‘Antony and Cleopatra’ is compelling drama

A bold, bracing historical drama, “Antony and Cleopatra” is the latest summer Shakespeare offering in the lush setting of Forest Park, and this compelling interpretation is distinguished by impeccable production values and strong performances.

The sprawling epic is a tangled web of political maneuvers and flawed leaders undone by passion during the time of the Sicilian Revolt and Final War of the Roman Empire. Director Mike Donahue has boosted the action in Shakespeare’s multi-layered tale that features an enormous cast — 34 speaking roles! — and a battle at sea.

The titanic yet tragic love story of Cleopatra, the temperamental Queen of Egypt, and Mark Antony, swaggering Roman general now one of the rulers, takes center stage.

After Antony’s defeat of Brutus and Cassius, which followed Julius Caesar’s assassination in 44 B.C., he falls in love with the exotic Egyptian. Because of Sextus Pompey’s rebellion threat, he is summoned back to Rome. Antony attempts to heal the rift between two emperors by marrying Octavius Caesar’s sister, but a war breaks out anyway between Pompey and Caesar. Antony returns to Egypt, content to rule the eastern part of the Republic, but this irks Caesar, who declares war on the lovers, defeats them, and strikes a deal with Cleopatra, who does Antony no favors.

In typical melodramatic imperial fashion, much misinformation, bad timing, and horrendous decisions based on whims and hubris, lead to downfalls and deaths. Oh when hormones rage and revenge rears, the result is grand theater and suicide by snake venom.

An elegant Shirine Babb and confident Jay Stratton demonstrate lust and power in equal measure, and are better together than apart, although that is not too often here. But I find the vainglorious lovers unsympathetic because of the infidelity, treachery, betrayal and misguided courses of action. Look past their faults and instead concentrate on what happens when mistakes are made on a big scale. Don’t expect the Richard Burton-Elizabeth Taylor movie either.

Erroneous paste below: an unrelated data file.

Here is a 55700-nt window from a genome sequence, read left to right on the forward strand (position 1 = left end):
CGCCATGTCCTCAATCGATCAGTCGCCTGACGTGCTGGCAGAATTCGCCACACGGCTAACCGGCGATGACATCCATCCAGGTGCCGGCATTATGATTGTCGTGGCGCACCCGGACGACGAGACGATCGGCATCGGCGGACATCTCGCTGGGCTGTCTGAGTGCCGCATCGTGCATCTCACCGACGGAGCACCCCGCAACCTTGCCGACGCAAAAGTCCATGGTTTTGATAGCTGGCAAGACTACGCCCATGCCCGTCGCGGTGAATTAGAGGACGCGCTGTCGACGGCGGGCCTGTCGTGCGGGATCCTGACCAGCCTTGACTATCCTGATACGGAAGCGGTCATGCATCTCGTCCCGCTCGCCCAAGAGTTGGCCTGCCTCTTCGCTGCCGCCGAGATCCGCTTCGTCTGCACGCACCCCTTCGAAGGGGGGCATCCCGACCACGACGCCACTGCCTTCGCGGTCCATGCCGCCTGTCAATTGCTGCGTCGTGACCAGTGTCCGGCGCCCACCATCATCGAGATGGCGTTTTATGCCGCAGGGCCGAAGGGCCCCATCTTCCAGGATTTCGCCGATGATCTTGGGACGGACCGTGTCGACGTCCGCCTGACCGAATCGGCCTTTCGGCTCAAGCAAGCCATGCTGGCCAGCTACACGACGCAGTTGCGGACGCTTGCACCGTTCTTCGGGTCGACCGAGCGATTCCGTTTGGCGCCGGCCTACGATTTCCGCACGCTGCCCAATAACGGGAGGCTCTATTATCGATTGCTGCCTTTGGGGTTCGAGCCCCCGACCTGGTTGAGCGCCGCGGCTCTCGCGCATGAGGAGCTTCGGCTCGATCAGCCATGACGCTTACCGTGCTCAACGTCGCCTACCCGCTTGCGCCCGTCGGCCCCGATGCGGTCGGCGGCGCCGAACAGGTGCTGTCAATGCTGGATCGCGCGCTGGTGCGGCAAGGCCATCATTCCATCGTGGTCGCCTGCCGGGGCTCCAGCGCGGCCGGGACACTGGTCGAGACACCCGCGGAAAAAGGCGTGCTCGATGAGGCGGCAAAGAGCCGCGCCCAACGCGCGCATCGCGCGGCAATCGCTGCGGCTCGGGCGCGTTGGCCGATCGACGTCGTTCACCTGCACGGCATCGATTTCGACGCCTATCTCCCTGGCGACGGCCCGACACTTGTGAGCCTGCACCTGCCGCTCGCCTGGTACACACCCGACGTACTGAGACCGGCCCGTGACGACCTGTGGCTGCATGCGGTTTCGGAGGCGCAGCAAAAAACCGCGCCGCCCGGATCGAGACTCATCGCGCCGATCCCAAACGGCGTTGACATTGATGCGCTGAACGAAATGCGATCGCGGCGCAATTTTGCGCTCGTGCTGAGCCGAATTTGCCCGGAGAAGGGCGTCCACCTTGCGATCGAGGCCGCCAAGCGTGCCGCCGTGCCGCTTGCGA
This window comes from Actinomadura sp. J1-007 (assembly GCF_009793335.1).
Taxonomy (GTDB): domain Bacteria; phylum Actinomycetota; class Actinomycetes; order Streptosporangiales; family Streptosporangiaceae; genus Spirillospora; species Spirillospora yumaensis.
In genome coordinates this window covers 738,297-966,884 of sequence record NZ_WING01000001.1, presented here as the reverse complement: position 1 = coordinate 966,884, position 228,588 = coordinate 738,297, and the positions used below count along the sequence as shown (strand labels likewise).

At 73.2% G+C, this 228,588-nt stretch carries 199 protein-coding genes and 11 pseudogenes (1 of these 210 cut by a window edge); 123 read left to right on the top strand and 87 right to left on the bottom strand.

More appealing are the supporting players. Charles Pasternak, who stood out as Hotspur in last season’s “Henry IV,” returns as regal Octavius Caesar, and his mastery of Shakespeare’s iambic pentameter is impressive. He makes a robust, decisive leader.

In Antony’s camp, Moses Villarama is superb as Eros, a devoted aide, and Gary Glasgow excels as Lepidus, one of the triumvirate, as does Conan McCarty as Enobarbus, a trusted yet conflicted adviser.

Other standouts include Kari Ely as Charmian, Cleopatra’s devoted chief maid, Alan Knoll as Cleopatra’s loyal eunuch Mardian, and Raina K. Houston as Antony’s cheated-on wife Octavia.

With multiple scenes shifting between Rome and Egypt, this play can be difficult to follow. Scott C. Neale’s affecting set design is a simple but magnificent grouping of five colossal pillars, whose shimmering gold facade changes at times of day and for emotional punctuation through marvelous use of light — exceptional design by John Wylie.

The sound design by Rusty Wandall is also exemplary, and the original music composed by Greg Mackender adds much texture to the high-stakes clashes. Costume designer Dottie Marshall Englis created practical outfits indicating the various allegiances.

The play, believed to be written in the early 1600s, resembles aspects of British monarchy turmoil during Shakespeare’s day, and in retrospect, surely just can’t be coincidental. But if you are not a Shakespeare scholar, and just want to partake in a page out of the history books (and Plutarch’s “Lives”), this summer spectacle offers challenging drama, doomed romance and some dazzling water effects.

A glorious evening under the stars is a special experience to savor. You can transport yourself to another time and place, that despite hundreds of years’ difference, resonates with power plays and people problems not unlike modern times. And let’s not forget, beautiful, enduring language to cherish.

At a glance

What: “Antony and Cleopatra”

Who: Shakespeare Festival St. Louis

When: 8 nightly through June 14, except Tuesdays

Where: Shakespeare Glen, near St. Louis Art Museum in Forest Park

Admission: Free admission but ticketed reserved seating is available for purchase online at www.sfstl.com and at the park

Weather Hotline: 314-531-9800 extension 7

Activities on the green: begin at 6:30 p.m.